We demonstrate that the model in Fisher (2007) produces two counterfactual results when the capital tax rate is calibrated to 35%|a rate consistent with estimates of the effective tax rate in the literature. First, household investment lags business investment. Second, household investment is less volatile than business investment with a relative volatility of .62. We show that increasing the degree of household capital complementarity cannot resolve these problems because the model produces counterfactual factor shares in market production relative to the empirical estimates in Fisher (2007). Accounting for U.S. investment dynamics, therefore, remains a significant challenge for macroeconomists.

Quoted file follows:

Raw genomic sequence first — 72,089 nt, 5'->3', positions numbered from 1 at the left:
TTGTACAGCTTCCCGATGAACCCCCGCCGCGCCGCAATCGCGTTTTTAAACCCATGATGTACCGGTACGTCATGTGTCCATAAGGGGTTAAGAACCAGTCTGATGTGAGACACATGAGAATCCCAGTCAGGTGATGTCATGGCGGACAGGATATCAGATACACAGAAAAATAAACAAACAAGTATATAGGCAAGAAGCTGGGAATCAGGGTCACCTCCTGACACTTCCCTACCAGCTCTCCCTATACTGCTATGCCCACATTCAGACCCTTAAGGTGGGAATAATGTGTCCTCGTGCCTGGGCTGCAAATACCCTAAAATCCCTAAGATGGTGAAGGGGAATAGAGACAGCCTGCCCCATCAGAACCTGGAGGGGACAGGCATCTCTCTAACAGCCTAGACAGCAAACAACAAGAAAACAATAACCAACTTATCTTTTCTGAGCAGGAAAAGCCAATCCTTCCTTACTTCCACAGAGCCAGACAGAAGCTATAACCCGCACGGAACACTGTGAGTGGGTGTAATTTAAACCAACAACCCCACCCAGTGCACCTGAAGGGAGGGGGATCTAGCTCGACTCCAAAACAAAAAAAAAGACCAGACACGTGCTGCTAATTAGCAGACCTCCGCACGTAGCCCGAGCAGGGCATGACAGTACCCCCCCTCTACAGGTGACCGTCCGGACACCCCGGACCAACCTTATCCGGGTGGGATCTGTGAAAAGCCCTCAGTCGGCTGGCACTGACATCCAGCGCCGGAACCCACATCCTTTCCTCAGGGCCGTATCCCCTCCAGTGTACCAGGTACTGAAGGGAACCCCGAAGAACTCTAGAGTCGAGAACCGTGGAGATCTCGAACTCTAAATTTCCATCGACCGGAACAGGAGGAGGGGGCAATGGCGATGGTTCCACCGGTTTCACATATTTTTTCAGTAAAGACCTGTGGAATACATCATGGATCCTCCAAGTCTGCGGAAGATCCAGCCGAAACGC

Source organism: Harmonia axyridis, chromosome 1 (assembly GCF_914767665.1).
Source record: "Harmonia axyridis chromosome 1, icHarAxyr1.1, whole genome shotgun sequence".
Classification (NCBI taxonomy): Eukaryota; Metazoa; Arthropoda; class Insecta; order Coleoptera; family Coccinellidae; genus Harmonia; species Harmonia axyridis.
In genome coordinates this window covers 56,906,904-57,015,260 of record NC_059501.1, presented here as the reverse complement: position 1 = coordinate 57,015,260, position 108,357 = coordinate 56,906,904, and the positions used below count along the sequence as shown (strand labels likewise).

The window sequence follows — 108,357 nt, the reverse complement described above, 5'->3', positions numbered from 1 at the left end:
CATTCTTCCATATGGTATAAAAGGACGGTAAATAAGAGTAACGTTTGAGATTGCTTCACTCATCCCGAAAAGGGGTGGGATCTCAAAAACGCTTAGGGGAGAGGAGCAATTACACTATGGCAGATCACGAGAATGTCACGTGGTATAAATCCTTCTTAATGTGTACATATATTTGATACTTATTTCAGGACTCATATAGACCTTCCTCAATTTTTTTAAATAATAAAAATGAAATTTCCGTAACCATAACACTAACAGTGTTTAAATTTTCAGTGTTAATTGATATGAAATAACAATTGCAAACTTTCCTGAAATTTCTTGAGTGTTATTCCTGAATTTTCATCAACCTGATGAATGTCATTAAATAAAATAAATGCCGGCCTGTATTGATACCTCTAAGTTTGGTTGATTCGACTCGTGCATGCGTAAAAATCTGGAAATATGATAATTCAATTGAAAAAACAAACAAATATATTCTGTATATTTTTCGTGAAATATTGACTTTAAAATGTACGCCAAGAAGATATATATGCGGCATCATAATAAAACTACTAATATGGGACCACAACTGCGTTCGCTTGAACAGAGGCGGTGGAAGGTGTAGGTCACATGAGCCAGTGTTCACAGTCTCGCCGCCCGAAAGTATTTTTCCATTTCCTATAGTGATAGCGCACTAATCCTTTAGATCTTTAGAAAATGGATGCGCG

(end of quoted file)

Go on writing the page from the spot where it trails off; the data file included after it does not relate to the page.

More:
Additional Metadata
Keywords household investment, business investment, capital taxation
JEL Capital; Investment (including Inventories); Capacity (jel E22), Business Fluctuations; Cycles (jel E32)
Publisher Department of Economics
Series Carleton Economic Papers
Citation
Khan, H.U, & Rouillard, Jean-Francois. (2016). Why Does Household Investment Lead Business Investment over the Business Cycle?: Comment (No. CEP 17-04). Carleton Economic Papers. Department of Economics.